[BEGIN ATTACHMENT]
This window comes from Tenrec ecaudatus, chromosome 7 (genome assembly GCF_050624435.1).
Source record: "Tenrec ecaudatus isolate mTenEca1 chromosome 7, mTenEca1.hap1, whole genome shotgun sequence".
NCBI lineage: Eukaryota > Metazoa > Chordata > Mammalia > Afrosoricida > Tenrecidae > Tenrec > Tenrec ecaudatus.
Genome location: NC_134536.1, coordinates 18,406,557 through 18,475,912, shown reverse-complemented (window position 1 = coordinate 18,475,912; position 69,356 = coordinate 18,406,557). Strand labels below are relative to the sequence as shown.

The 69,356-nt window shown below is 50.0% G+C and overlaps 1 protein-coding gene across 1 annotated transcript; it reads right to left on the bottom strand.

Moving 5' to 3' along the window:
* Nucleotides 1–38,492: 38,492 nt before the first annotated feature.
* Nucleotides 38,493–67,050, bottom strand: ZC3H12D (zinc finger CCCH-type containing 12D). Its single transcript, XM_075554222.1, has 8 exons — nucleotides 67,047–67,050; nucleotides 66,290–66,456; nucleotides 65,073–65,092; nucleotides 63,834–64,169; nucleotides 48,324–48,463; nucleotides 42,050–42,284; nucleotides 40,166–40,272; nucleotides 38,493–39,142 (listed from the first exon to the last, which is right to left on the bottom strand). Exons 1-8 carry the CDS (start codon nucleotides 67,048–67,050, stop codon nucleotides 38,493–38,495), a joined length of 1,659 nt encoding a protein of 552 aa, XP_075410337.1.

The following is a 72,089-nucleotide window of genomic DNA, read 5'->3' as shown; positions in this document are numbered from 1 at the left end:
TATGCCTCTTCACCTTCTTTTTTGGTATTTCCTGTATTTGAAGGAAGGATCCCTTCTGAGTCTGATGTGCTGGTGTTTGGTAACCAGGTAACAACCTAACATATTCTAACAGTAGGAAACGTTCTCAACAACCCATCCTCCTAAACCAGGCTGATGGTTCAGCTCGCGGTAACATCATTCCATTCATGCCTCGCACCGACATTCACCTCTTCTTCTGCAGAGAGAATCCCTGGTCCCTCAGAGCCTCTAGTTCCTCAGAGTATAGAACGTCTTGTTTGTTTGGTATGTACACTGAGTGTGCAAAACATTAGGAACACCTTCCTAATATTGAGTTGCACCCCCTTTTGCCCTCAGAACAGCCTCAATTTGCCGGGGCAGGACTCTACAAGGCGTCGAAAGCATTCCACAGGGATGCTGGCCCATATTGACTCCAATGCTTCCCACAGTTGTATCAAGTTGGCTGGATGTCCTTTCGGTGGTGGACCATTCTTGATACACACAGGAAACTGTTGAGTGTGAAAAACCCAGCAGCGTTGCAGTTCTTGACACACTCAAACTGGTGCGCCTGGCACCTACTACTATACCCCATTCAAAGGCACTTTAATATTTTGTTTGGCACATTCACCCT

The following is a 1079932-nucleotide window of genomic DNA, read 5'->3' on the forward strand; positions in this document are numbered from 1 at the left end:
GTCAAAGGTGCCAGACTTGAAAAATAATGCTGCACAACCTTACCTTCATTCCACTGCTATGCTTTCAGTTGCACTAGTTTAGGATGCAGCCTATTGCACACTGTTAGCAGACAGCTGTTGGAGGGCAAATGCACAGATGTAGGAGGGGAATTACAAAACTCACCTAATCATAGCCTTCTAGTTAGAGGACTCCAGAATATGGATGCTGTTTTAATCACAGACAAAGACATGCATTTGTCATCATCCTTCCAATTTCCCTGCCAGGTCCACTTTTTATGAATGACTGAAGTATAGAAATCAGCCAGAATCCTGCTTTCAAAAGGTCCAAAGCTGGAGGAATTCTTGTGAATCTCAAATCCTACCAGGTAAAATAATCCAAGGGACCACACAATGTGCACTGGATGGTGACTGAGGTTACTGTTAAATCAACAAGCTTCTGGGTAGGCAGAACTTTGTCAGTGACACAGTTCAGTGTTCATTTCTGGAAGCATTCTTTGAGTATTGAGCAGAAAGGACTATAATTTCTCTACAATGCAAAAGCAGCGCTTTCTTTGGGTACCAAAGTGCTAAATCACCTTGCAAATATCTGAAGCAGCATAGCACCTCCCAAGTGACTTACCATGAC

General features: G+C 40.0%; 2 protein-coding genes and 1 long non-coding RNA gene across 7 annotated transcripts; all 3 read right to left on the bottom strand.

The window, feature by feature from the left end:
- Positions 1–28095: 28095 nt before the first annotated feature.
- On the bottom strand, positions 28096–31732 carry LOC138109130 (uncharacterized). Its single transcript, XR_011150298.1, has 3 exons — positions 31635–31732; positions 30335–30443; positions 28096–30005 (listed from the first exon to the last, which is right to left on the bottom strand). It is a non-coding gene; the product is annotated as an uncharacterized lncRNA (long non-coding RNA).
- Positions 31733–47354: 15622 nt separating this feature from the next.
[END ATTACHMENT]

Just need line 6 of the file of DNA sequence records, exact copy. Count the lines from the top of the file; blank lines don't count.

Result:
Moving 5' to 3' along the window: